Welcome to our official publication of the Prometheus ETF Portfolio. The Prometheus ETF portfolio systematically combines our knowledge of macro & markets to create an active portfolio that aims to offer high risk-adjusted returns, durable performance, & low drawdowns. Given its systematic nature, we have tested the Prometheus ETF Portfolio through decades of history and have shown its durability. For those of you who are unacquainted with our systematic process, we offer a detailed explanation here:
In this publication, we will discuss the performance, positioning, & risks of the Prometheus ETF Portfolio— and it will be published every week on Fridays to help investors understand how our systematic process is navigating through markets. Before diving into our ETF Portfolio positions, we think it is important for subscribers to understand the context within which our systems choose their exposures. Below, we offer our latest Month In Macro note, which contains the conceptual underpinnings of our systematic process within the context of the latest economic data:
Economic data for February is starting to emerge, starting this week with labor market data. We begin by showing nonfarm payrolls. Nonfarm Payrolls increased 0.18% in February, surprising consensus expectations of 0.15%. This print contributed to a sequential deceleration in the quarterly trend relative to the yearly trend. Below, we show the monthly evolution of the data relative to its 12-monthly trend and consensus expectations.
More timely jobless claims data somewhat telegraphed this deceleration in data. Initial & Continuing Jobless claims surprised expectations coming at 211 & 1718 versus the expected 205 & 1660, respectively. Below, we show the history of these measures, along with the continuing claims rate, after adjusting these measures to provide an apples-to-apples comparison. Additionally, we combine these measures into a Jobless Claims Aggregate to capture the broad trend in the data:
Additionally, we show the recent evolution of Jobless Claims Data over the last twelve weeks. Our tracking of Jobless Claims currently tells us that we are a ways off from recessionary territory:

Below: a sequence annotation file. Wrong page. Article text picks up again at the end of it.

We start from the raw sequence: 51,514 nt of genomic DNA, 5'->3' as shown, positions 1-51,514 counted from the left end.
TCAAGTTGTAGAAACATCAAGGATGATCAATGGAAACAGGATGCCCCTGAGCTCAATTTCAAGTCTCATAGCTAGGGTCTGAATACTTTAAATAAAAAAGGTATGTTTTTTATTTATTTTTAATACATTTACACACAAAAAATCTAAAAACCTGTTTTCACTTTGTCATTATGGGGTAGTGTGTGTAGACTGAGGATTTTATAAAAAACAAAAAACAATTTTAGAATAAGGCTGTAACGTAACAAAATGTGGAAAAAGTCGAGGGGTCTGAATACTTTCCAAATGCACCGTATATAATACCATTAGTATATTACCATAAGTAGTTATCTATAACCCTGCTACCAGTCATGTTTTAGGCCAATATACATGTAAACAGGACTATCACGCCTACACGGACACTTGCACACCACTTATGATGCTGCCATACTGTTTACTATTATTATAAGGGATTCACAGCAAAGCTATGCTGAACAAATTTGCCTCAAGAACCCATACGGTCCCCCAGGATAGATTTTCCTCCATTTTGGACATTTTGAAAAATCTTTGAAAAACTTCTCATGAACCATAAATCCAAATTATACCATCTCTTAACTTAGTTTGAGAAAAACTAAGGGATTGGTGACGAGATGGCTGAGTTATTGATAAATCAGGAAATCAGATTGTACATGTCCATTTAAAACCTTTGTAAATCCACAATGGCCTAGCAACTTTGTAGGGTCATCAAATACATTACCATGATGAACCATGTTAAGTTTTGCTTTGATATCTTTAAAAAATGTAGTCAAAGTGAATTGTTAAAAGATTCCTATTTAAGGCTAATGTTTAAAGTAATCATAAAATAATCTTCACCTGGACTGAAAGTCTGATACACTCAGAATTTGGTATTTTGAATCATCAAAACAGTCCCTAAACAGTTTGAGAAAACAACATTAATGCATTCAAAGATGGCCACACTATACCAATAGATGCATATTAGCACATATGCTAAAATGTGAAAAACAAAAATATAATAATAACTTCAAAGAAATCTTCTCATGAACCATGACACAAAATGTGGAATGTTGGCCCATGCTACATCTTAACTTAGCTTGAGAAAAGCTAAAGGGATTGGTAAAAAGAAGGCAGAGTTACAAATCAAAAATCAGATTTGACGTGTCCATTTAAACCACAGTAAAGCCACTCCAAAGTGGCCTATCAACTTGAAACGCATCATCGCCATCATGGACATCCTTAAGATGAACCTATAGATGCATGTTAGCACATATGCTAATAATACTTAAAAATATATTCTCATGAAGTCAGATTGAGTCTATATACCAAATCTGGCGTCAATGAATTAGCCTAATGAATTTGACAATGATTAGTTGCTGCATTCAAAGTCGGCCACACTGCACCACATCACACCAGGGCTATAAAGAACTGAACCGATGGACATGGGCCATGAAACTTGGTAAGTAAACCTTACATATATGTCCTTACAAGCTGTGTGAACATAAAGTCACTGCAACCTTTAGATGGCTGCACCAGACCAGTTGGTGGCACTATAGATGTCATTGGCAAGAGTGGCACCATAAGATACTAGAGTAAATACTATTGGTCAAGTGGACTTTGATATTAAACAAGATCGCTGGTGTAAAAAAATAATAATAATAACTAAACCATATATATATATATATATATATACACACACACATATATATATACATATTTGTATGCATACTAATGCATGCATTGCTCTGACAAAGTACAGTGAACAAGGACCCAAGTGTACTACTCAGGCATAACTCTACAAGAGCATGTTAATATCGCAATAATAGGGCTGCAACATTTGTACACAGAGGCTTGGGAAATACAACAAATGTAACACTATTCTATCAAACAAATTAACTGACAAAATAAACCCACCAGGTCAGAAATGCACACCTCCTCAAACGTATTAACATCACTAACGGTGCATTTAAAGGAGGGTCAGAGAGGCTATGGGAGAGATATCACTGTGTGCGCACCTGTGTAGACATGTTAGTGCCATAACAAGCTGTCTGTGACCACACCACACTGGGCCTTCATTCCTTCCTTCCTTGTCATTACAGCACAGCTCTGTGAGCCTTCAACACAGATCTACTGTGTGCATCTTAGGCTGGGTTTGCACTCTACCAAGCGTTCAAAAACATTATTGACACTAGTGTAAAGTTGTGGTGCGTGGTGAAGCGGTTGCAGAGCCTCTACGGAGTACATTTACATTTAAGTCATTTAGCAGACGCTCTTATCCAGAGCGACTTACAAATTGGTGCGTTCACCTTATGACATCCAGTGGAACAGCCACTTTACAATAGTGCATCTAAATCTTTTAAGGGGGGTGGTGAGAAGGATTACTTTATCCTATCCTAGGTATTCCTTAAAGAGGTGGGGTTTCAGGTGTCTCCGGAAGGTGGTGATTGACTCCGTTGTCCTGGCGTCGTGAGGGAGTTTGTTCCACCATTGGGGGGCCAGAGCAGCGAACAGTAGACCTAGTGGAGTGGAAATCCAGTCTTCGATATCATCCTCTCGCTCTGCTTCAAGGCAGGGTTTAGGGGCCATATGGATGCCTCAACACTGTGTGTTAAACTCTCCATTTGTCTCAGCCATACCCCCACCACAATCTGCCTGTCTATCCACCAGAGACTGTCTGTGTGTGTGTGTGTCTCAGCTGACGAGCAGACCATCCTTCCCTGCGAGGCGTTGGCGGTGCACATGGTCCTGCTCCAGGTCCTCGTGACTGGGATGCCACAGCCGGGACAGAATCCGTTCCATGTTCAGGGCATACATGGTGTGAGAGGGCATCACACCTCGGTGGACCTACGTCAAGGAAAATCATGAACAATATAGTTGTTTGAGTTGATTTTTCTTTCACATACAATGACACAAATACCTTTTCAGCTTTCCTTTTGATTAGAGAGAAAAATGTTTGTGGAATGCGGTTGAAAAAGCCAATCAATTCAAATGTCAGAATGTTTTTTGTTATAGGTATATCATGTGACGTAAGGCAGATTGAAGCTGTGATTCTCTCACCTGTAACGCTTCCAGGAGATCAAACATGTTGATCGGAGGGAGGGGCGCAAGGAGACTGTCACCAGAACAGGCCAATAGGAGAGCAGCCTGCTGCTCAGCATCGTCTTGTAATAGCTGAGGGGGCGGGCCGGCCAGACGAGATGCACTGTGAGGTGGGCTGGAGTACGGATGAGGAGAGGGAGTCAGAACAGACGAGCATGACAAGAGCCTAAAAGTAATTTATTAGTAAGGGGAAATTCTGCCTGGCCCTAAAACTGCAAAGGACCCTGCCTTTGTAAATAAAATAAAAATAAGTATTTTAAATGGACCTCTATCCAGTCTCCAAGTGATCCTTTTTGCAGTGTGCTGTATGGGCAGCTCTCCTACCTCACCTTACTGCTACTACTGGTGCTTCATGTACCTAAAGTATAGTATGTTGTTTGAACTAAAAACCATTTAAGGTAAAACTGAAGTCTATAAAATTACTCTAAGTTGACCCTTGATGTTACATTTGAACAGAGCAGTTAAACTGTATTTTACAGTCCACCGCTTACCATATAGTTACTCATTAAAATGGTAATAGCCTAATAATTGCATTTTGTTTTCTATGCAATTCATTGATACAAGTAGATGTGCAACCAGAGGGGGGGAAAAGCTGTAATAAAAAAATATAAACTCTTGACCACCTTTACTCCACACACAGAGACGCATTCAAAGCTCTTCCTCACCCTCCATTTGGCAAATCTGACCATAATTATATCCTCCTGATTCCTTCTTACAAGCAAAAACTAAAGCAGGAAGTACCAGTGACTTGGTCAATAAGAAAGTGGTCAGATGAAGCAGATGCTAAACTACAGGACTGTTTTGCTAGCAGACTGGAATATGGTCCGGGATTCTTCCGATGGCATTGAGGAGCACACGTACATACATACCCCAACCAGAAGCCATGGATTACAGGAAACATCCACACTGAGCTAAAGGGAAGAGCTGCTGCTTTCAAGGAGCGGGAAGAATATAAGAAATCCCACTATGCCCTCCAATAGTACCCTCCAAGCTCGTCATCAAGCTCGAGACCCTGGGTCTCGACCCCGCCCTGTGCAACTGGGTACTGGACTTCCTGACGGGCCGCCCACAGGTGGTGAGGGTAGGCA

While claims data continue to suggest that we are far from recessionary conditions, we think it is important to recognize that by the time claims data tell us that we are in a recession, it will likely be amidst or after the worst for markets. When we look at the bigger picture drivers of this ongoing expansion, we see early indications that January’s strong start is likely to reverse in February. For more details on our views, please refer to our most recent Month in Macro.
Summarily, January saw a large spike in employment & hours worked, which increased nominal income, which resulted in nominal spending, and relative to output, this created further inflation. From our initial read-through of the most recent data, we see that the pressure is on for nominal incomes to slow significantly in January. Below, we show nominal income by sector broken into its macroeconomic drivers, i.e., wages, hours & employment:
As we can see above, the number of hours worked has declined across sectors. This is likely to be a function of businesses cutting back on the hours worked by employees as real sales continue to be weak. The combination of these factors creates an environment where barring a significant reduction in savings rates or an increase in government income, real consumer spending is likely to be contractionary.